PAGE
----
And if we want to bring the "real world" argument into it, here it is. In the real world, it's true that deadlines are important. It's also true that in most cases, if you ask for help you will get it. I want my students to learn that it's okay to need help, it's okay to ask for it, and it's okay to not be perfect. As long as they are always working towards a solution, as long as they are always willing to try to improve, I will call that a success and I will be pleased with them. Those things are true in the real world as well. I should also point out that if students fail high school and don't even manage to get a diploma, the odds of them getting any sort of worthwhile "real world" job are pretty slim. Therefore helping my students find a way to simply pass high school is a very immediate concern.
     
  6. Caesar753

    Caesar753 Multitudinous

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    Jan 13, 2013

    I have actually thought about that but it would be too time-consuming for me to do with any regularity.
     
  7. czacza

    czacza Multitudinous

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    Jan 13, 2013

    :thumb:
     
  8. a2z

    a2z Maven

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    Jan 13, 2013

    1. Yes, it would be great if students got to the point where they were turning in assignments on time. Those that now turn the work in with the constant slip reminders must have a reason for not turning the work in on time. What to each of them say? Now that you have some buy in (at least they are turning in the work at some point), you may have somewhat of a relationship there that you can talk judgment free to determine why the behavior exists. You may be surprised at some of the answers.

    2. Yes, if they need more time, they need more time, but will reducing the grades for late work really force them into turning it in or learning faster. Do you want to penalize them for not learning as quickly? Some people do believe that grades should be based on being able to learn the material most completely and the fastest. I don't subscribe to that, but much of our society does since it is all about a competition, even education.

    3. What's the point for the students that turn in the work the first time? Well, for them it is done and out of the way. It isn't still hanging over their heads. Some people don't like to be behind. It is more part of who they are than what others might do to them if it doesn't get done. The notion that people get nothing from doing a task the right way the first time unless there is a reward is thinking from a punishment mindset. The reward is internal to the person. It makes them happy with themselves or more comfortable in their situation. They probably like it that way or feel that practicing what they are learning helps them. Otherwise, all of those kids that were turning in work on-time would now be handing it in late. Sometimes for people it isn't the grade being doled out (or the punishment that comes along with a task undone or not done thoroughly enough) that causes a behavior.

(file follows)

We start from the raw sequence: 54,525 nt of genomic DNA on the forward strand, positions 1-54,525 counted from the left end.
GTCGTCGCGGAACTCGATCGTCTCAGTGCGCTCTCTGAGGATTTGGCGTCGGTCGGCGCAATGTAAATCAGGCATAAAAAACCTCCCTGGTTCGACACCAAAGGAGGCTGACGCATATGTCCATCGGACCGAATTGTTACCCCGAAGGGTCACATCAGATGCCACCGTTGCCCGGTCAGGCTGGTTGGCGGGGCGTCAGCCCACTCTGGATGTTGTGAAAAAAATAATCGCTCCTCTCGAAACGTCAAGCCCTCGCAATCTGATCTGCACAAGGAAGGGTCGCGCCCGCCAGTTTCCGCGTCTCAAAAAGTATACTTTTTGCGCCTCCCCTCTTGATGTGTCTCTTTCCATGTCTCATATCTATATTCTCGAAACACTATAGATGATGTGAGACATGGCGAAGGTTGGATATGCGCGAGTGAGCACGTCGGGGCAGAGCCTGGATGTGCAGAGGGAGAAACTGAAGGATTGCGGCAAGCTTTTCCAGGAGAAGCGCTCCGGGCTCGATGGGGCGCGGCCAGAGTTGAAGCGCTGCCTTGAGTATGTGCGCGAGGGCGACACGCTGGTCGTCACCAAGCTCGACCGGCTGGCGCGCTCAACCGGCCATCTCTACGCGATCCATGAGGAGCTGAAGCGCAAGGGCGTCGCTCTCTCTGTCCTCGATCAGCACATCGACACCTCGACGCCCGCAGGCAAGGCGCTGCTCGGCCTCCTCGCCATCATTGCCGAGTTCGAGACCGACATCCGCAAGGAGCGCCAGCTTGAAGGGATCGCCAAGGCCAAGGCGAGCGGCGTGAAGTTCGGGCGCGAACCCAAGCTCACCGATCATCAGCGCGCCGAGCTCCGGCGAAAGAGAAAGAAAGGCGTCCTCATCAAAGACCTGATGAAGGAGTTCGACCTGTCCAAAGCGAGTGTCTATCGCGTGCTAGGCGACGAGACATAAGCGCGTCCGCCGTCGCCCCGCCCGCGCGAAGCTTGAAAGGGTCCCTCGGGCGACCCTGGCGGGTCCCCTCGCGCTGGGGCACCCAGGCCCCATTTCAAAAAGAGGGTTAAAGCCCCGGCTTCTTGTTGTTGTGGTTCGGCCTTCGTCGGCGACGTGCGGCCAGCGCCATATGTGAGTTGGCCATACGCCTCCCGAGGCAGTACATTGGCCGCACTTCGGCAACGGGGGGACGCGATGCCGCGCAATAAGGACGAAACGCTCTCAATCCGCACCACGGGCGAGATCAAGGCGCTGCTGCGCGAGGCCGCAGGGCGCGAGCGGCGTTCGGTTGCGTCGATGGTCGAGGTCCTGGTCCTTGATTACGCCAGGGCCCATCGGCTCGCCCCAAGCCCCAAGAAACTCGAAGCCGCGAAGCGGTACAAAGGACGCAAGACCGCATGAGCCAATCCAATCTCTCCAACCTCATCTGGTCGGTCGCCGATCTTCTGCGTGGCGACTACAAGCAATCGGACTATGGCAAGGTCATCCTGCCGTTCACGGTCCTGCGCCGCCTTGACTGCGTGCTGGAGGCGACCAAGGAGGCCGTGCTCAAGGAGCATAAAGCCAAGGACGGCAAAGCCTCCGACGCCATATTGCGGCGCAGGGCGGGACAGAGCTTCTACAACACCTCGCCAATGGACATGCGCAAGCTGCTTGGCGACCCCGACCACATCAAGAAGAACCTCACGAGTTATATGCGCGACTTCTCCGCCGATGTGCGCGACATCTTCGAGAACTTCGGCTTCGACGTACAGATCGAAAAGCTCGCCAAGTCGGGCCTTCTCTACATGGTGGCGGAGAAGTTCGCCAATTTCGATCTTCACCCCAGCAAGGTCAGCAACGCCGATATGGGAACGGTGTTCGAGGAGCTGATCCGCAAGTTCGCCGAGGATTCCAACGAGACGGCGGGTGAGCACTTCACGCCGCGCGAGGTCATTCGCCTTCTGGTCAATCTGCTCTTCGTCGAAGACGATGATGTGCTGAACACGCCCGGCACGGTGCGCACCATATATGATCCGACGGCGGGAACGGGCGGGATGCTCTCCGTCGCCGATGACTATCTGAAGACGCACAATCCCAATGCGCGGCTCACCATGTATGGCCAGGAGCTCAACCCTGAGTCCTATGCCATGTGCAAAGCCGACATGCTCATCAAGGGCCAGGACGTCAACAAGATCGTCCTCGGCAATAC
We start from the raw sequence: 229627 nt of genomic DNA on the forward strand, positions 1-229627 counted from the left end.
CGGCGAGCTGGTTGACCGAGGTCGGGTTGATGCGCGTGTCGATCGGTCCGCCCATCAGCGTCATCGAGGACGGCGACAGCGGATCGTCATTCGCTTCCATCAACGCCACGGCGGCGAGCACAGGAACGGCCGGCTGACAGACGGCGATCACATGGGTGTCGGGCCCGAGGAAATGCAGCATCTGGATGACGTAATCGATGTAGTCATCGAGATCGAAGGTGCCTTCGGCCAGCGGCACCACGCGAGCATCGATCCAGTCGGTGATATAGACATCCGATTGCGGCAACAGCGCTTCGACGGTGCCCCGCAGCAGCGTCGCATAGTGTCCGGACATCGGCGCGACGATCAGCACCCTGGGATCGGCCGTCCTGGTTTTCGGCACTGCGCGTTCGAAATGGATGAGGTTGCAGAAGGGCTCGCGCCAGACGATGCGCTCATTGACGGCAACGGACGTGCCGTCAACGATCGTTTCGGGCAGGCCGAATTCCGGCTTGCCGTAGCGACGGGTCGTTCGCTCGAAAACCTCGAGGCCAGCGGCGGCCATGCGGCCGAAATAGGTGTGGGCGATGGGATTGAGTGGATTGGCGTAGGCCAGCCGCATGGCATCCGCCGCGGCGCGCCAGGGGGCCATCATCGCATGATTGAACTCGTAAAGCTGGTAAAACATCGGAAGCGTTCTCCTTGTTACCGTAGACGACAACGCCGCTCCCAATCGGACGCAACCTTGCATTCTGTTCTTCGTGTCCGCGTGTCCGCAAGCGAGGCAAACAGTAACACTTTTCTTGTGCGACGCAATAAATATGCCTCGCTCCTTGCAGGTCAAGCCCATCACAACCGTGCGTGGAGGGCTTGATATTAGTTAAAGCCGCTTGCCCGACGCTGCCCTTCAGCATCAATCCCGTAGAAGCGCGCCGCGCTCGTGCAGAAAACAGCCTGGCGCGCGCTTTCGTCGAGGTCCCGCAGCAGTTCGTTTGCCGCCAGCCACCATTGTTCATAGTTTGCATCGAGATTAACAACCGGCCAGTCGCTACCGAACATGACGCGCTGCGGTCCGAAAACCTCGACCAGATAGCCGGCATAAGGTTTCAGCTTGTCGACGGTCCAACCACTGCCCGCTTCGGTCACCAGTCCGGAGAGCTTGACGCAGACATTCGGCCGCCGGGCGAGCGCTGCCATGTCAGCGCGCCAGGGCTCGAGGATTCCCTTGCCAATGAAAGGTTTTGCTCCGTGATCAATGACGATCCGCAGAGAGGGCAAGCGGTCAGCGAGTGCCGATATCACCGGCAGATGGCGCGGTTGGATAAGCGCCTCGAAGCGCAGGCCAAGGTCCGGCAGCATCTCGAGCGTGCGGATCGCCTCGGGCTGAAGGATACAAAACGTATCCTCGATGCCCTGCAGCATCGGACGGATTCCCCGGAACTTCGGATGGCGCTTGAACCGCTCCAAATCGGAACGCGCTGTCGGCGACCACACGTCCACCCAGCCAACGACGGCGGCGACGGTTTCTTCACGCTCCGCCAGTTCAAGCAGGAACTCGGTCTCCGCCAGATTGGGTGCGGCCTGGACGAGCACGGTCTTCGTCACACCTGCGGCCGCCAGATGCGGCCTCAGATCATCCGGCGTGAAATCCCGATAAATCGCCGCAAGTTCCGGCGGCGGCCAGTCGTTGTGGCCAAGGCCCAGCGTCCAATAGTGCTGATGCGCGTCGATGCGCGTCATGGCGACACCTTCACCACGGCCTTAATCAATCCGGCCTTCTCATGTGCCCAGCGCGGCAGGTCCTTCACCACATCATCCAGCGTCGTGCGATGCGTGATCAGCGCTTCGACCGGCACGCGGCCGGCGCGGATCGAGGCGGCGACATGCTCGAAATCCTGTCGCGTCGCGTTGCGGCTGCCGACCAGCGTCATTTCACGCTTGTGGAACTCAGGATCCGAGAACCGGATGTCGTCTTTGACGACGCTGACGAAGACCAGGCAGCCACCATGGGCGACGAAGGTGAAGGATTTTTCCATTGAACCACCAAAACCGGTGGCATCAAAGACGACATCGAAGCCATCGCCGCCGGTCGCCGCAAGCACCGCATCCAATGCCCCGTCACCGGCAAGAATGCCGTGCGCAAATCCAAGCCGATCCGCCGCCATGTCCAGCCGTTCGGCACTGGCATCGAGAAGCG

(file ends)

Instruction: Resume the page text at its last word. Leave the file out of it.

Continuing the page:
9. Caesar753

    Caesar753 Multitudinous

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    Jan 13, 2013

    The assignments are meant to be practice so that students can be successful on their assessments. If they wait too long to do those assignments, then they don't get the valuable practice they need before the tests and they end up scoring low. It's a vicious circle that needs to stop.

    I have always had an open, judgment-free relationship with most of my classes and students. I know why most of them don't turn in their work. It's because they don't see it as valuable. They have "better things to do". It's not just my class that they view this way. It's school in general. To them, it's more worthwhile to spend time with friends, to go to movies, to play sports than it is to do schoolwork. They have a very narrow view of the world and are unwilling or unable to understand that sometimes we do things now so that later, much later, we will be successful. It's all about immediate gratification. That's the culture of poverty.
     
  10. GTB4GT

    GTB4GT Cohort

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    Feb 4, 2013

    I don't believe it will get you hurt...that is what they want you to believe. Don't ever give up on the pursuit of excellence. You will pay a different price for that. Look around, there's plenty of examples of people who go through the motions (some of your colleagues, some of your students, some of the people who check you out at the grocery or "assist" you at WalMart or takes your phone call at the hotel reservation desk...etc.) Is that what you aspire to? (I know it isn't, just a rhetorical question). Most people do give up, it's "easier" that way. But no one who does that achieves peace of mind imo. Better to be frustrated than to give up. Keep fighting the good fight.
     
  11. I<3Math!

    I<3Math! Rookie

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    Feb 5, 2013

    I have this problem now! I'm currently doing a maternity leave for a sixth grade math class and these students are absent for the simplest things. A toothache, dry skin, runny nose. You name it. They're absent for it. With absences come the dread battle of making them make up the missing work so I don't have to put a 0 in the grade book and have a crazed parent emailing me abut how their child had a A- last marking period but now they have a C. Which leads me to my other issues.